- The Washington Times - Wednesday, October 22, 2003

HAGERSTOWN, Md. — If you liked last winter, you’re going to love J. Gruber’s Hagers-Town Town and Country Almanack, which predicts nearly as much snow and even more cold days this season.

The nation’s second-oldest continuously published almanac says the wintry weather will begin with a storm Dec. 6 and 7, bringing Western Maryland the first of an eventual 70 inches of snow by March 26.

Last winter, 75.3 inches fell in Emmitsburg, Md., hometown of William E. O’Toole, weather prognosticator for the 207-year-old publication.

Mr. O’Toole said yesterday that January will be the snowiest month as a high-pressure system over the equator meets the North Atlantic Oscillation, a stationary low dragging cold air down from Canada.

“When those two collide, they tend to be pretty potent snowmakers,” said Mr. O’Neill, a math and computer-science professor at Mount St. Mary’s College.

The almanac, now in bookstores and online at www.almanack.com, also predicts 95 winter days with temperatures no higher than 45 degrees, or four more cold days than last year. The almanac focuses on Hagerstown but includes weather predictions for the East Coast.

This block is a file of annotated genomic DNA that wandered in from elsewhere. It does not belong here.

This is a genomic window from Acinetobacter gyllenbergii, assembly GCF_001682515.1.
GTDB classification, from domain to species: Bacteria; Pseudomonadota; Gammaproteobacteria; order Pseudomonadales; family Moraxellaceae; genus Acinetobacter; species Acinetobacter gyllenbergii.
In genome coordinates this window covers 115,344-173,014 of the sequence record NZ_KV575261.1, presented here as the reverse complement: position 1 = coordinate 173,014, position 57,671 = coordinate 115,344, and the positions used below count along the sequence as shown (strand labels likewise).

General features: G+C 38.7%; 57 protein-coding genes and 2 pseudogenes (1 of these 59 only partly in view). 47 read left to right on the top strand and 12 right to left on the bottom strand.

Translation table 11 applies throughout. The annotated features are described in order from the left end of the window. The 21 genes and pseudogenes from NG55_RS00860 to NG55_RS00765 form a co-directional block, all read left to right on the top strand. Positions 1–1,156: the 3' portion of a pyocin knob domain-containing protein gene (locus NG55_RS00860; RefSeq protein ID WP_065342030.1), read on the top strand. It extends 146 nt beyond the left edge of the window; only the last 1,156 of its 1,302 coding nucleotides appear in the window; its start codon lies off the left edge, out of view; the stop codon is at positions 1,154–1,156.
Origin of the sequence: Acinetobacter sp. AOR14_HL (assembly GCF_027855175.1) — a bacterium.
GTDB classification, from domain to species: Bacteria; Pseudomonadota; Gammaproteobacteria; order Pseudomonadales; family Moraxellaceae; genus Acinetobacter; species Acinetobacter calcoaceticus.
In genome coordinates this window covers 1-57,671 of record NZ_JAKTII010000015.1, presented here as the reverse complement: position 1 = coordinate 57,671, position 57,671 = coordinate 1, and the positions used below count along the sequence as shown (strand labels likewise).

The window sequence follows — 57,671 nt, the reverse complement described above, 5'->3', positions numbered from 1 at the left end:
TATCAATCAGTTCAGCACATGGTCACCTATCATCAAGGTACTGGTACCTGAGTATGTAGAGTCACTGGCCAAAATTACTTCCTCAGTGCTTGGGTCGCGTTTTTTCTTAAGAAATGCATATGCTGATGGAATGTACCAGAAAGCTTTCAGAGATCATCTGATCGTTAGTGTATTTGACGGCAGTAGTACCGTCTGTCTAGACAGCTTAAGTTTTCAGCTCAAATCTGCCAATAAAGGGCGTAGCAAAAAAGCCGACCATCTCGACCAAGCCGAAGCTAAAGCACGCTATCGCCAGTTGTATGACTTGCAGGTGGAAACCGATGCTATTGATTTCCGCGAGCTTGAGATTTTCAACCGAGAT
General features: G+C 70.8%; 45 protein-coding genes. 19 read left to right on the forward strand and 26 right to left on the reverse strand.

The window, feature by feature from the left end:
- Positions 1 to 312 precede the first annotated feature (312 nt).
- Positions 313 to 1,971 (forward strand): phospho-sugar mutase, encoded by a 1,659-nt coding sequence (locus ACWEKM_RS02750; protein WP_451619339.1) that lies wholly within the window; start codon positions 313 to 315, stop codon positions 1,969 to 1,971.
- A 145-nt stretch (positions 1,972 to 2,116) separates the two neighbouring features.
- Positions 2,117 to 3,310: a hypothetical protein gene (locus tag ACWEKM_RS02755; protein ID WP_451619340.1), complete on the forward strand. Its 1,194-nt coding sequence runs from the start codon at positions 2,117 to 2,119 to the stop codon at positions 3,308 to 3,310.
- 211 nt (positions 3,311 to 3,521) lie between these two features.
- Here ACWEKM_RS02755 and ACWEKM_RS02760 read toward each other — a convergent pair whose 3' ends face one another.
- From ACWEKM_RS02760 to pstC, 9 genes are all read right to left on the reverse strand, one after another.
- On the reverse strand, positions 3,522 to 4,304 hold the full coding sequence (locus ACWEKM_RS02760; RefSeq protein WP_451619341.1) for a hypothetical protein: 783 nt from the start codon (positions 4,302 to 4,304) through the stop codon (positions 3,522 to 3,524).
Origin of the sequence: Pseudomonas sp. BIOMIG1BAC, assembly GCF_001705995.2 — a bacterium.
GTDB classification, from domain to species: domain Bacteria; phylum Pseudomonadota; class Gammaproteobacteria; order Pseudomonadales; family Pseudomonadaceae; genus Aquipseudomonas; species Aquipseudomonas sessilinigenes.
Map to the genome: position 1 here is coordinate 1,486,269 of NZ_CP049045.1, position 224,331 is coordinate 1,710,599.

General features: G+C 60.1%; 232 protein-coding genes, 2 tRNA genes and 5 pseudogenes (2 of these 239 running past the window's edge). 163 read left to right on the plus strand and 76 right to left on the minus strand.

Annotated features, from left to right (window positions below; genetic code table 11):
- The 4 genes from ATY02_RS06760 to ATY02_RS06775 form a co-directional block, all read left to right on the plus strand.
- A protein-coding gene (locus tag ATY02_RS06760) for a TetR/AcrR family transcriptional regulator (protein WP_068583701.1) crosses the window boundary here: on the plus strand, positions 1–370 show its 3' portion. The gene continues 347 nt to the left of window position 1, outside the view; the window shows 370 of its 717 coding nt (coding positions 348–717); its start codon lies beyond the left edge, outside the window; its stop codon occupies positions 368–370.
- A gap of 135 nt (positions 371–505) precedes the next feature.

Meteorologists tend to dismiss almanac weather predictions, which are based largely on folklore and are made as much as 18 months in advance.

But last week’s winter forecast from the National Weather Service hardly proved the superiority of science. For most of the nation, including the mid-Atlantic coast, the agency said there are equal chances of above-, below- or near-normal temperatures and precipitation.

The better-known Old Farmer’s Almanac, published for 212 years in Dublin, N.H., says the Northeast and mid-Atlantic states will get an early cold blast but less snow than last winter.

Mr. O’Toole boasted that 57 percent of his daily forecasts for the past year were correct, and predicted 18 winter storms to within a day of their occurrences.

The Hagerstown almanac also announced its Woolly Bear Contest, a gimmick the publishers began 22 years ago to raise their product’s profile. Each October, children are asked to bring the fuzzy caterpillars to the Hagerstown headquarters so a judge can make a winter-weather prediction based on the width of their brown-and-black bands. The biggest caterpillar is worth $100.


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